The world may be “sleepwalking into a crisis.” David Wallace-Well’s new book, The Uninhabitable Earth, shows that the dire consequences of climate change, even based on the most optimistic projection, are going to be apocalyptic. This should not strike anyone who has been paying attention to climate change as a grim surprise. We are, after all, already experiencing some of the catastrophic effects of climate change, something that people who survived the Paradise Camp Fire could testify to–their sneakers melted on asphalt as they ran for their lives past exploding cars.

Yet, despair alone is not going to motivate people to solve one of the biggest crises that humanity has faced. There is, however, some reason for optimism. In February, Representative Alexandria Ocasio-Cortez proposed a legislative resolution, the Green New Deal, that aims to achieve zero greenhouse gas emissions in ten years. By any measure, it is one of the most ambitious, all-encompassing legislative overhauls that has been proposed in response to climate change. Currently, about four-fifths of the US economy runs on fossil fuel, and the sheer scale of the economic impact that the proposed resolution will have makes opponents skeptical of its feasibility.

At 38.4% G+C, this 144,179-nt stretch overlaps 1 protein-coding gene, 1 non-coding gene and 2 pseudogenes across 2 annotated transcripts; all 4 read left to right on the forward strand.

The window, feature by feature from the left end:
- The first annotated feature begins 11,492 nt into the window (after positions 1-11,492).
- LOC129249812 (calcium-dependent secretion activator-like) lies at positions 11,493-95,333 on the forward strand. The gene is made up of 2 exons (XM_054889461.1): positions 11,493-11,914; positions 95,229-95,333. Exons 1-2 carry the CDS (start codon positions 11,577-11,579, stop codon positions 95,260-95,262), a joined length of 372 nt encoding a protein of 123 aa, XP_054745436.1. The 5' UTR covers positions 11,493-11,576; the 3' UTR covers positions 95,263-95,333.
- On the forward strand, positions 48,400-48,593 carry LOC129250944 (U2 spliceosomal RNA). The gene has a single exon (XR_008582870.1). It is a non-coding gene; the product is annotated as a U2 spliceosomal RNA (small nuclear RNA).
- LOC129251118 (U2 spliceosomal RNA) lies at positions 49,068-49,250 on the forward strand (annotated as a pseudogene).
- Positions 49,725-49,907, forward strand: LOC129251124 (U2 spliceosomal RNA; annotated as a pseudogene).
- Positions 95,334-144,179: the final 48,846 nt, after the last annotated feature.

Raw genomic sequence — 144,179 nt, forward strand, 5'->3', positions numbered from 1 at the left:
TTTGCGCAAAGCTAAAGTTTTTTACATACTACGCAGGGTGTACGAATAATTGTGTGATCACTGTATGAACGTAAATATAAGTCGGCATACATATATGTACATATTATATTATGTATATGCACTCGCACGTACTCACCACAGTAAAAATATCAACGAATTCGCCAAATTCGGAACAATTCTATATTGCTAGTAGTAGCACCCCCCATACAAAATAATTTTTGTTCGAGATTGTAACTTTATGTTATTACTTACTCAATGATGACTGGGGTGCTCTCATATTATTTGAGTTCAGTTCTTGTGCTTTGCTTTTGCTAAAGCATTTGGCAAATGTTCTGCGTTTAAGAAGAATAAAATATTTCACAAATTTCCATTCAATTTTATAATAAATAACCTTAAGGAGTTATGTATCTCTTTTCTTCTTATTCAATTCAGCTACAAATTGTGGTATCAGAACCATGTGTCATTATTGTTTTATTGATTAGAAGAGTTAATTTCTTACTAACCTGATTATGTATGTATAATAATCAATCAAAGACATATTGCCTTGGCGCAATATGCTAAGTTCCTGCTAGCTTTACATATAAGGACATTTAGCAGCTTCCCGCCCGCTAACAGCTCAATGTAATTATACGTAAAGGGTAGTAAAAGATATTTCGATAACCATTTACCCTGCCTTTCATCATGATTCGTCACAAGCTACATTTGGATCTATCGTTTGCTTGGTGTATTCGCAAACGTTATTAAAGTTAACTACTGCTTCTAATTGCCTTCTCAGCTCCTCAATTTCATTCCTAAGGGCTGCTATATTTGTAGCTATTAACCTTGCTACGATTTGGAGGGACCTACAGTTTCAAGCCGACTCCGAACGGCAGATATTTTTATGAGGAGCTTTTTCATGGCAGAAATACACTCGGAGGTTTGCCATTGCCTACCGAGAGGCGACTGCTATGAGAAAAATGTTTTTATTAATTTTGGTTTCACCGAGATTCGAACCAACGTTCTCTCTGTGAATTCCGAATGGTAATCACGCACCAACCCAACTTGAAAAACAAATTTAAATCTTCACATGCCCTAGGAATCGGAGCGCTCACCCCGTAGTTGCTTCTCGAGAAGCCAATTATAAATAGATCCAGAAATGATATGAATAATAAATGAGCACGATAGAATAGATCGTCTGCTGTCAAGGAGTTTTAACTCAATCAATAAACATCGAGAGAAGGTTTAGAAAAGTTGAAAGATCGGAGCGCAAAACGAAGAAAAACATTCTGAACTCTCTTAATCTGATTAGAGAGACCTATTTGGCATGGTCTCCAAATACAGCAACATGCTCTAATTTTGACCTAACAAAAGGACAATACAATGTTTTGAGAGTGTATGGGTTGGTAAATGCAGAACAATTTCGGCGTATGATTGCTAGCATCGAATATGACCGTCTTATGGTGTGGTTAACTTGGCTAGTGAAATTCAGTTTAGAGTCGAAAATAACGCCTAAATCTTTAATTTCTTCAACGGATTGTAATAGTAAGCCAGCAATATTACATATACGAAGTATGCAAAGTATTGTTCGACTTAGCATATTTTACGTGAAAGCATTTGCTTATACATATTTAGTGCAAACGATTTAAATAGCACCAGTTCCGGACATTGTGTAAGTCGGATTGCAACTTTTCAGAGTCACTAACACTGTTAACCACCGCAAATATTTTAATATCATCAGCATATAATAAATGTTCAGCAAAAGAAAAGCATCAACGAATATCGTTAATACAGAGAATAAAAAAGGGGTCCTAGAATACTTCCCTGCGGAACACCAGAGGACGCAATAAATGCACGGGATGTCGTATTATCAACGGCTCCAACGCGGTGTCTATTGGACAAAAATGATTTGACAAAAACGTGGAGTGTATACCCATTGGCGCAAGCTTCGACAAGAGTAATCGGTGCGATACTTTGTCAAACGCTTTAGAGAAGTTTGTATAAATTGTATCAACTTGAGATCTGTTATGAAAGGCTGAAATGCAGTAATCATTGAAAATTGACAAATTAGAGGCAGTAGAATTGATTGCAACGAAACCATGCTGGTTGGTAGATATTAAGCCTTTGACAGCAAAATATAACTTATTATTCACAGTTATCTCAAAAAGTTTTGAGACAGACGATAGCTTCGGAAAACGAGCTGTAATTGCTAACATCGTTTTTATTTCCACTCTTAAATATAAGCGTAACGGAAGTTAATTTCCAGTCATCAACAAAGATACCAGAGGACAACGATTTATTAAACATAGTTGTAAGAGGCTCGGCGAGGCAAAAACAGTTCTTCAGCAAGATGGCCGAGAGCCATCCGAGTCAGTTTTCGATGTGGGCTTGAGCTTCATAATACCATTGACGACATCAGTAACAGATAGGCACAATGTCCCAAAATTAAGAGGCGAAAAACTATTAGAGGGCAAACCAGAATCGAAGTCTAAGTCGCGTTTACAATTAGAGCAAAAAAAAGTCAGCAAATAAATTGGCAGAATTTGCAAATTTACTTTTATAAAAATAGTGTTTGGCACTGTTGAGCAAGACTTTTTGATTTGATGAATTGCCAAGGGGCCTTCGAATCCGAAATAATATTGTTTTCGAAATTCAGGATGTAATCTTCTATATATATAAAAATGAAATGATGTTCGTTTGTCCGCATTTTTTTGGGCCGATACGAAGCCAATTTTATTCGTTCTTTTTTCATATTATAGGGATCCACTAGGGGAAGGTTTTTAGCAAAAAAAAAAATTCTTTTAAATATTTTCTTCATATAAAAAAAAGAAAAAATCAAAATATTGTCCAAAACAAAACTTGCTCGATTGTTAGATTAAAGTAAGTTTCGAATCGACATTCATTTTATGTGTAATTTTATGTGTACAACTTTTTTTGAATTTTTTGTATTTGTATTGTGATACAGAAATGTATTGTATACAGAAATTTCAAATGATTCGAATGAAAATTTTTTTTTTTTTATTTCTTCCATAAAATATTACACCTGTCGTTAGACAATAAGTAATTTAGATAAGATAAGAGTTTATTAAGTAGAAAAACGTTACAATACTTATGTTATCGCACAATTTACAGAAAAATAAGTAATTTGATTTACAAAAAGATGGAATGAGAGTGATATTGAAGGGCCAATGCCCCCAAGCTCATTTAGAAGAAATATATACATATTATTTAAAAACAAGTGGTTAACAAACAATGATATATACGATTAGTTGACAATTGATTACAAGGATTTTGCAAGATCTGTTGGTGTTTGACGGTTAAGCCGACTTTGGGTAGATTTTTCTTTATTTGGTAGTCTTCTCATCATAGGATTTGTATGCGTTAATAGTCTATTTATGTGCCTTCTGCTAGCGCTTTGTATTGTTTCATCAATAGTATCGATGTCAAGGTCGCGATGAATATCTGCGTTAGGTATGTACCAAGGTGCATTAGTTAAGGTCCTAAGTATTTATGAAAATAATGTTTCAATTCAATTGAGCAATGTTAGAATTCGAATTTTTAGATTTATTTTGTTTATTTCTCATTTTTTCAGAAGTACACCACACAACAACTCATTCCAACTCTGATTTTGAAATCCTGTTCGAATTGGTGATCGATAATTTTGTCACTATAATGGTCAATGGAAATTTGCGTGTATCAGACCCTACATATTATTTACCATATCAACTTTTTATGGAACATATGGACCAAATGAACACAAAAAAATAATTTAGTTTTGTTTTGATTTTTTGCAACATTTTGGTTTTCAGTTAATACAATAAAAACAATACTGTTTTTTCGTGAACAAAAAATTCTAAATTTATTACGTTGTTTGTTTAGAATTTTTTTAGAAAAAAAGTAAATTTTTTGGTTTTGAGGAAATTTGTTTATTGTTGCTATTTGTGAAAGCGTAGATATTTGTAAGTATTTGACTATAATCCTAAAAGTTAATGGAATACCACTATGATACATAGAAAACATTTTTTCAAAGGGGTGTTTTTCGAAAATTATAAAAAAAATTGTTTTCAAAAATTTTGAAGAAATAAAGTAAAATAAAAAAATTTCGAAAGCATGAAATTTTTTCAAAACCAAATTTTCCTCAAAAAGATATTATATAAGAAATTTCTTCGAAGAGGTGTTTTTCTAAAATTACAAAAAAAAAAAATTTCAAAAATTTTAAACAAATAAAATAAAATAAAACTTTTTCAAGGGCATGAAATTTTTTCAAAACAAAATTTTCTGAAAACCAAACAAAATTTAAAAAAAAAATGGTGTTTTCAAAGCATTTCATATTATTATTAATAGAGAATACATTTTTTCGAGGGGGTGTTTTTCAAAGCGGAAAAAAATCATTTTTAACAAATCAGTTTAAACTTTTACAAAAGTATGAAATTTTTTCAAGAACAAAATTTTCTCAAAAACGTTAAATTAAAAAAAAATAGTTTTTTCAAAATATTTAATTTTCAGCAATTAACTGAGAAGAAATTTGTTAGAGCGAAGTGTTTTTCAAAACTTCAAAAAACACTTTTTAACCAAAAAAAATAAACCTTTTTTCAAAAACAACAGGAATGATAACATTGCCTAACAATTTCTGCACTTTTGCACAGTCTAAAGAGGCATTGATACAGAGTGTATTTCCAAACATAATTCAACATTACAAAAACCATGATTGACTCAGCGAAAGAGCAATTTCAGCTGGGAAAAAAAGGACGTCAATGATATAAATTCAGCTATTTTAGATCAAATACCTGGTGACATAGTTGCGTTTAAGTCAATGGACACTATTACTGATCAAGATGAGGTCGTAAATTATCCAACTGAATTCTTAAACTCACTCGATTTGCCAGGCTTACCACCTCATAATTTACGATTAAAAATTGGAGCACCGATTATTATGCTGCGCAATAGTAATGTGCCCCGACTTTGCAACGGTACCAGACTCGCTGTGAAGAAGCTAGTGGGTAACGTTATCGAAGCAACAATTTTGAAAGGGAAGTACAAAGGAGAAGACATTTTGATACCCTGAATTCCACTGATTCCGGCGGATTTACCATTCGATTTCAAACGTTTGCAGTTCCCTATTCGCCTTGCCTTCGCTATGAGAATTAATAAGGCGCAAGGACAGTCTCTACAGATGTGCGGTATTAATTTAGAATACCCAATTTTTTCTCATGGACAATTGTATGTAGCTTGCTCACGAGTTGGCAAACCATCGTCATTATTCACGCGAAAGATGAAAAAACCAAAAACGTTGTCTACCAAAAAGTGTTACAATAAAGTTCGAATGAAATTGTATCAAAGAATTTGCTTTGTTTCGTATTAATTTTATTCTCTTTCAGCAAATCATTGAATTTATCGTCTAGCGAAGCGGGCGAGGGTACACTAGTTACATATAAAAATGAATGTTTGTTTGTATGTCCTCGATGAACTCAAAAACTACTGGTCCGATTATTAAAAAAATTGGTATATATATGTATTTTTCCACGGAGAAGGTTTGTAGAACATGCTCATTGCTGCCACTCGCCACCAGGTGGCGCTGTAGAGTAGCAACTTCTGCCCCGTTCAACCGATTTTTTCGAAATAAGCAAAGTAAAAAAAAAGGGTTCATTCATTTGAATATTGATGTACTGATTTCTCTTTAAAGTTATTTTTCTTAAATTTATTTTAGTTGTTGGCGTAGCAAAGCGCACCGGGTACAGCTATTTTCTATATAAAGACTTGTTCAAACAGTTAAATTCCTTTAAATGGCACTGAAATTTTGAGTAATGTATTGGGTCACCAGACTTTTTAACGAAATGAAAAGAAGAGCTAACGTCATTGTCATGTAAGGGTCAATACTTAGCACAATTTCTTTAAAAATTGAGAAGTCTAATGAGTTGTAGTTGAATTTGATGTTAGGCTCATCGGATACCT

With technologically, however, we are much closer to achieving the Green New Deal than we think. Solar energy is now completely cost-effective as well as competitive–solar energy costs as much as fossil fuel energy and the production of solar panels is scalable on an industrial level. Wind power is now capable of generating energy at a profit. It has been widely implemented in Texas, which is the leader in for-profit renewable energy, producing tens of thousands of megawatts from over forty different sites across the state. All policymakers need to do in the next decade or two is to convert the existing power grid to renewable energy, improve energy efficiency, and help smooth the economic transition that necessarily involves shutting down fossil fuel plants.

To clarify, transforming the infrastructure on which the US economy relies is no small task. Some estimates show that it would cost about $10.3 trillion to replace the electricity grid for renewable energy. This is precisely why lawmakers are now in a uniquely powerful position to bring about the most crucial change that humanity needs to survive. The legislature can impose emission limits, mandate a carbon tax, subsidize investment in renewable energy, and, most importantly, help communities adapt to the drastic infrastructure change.

 

Bokang Liu

 

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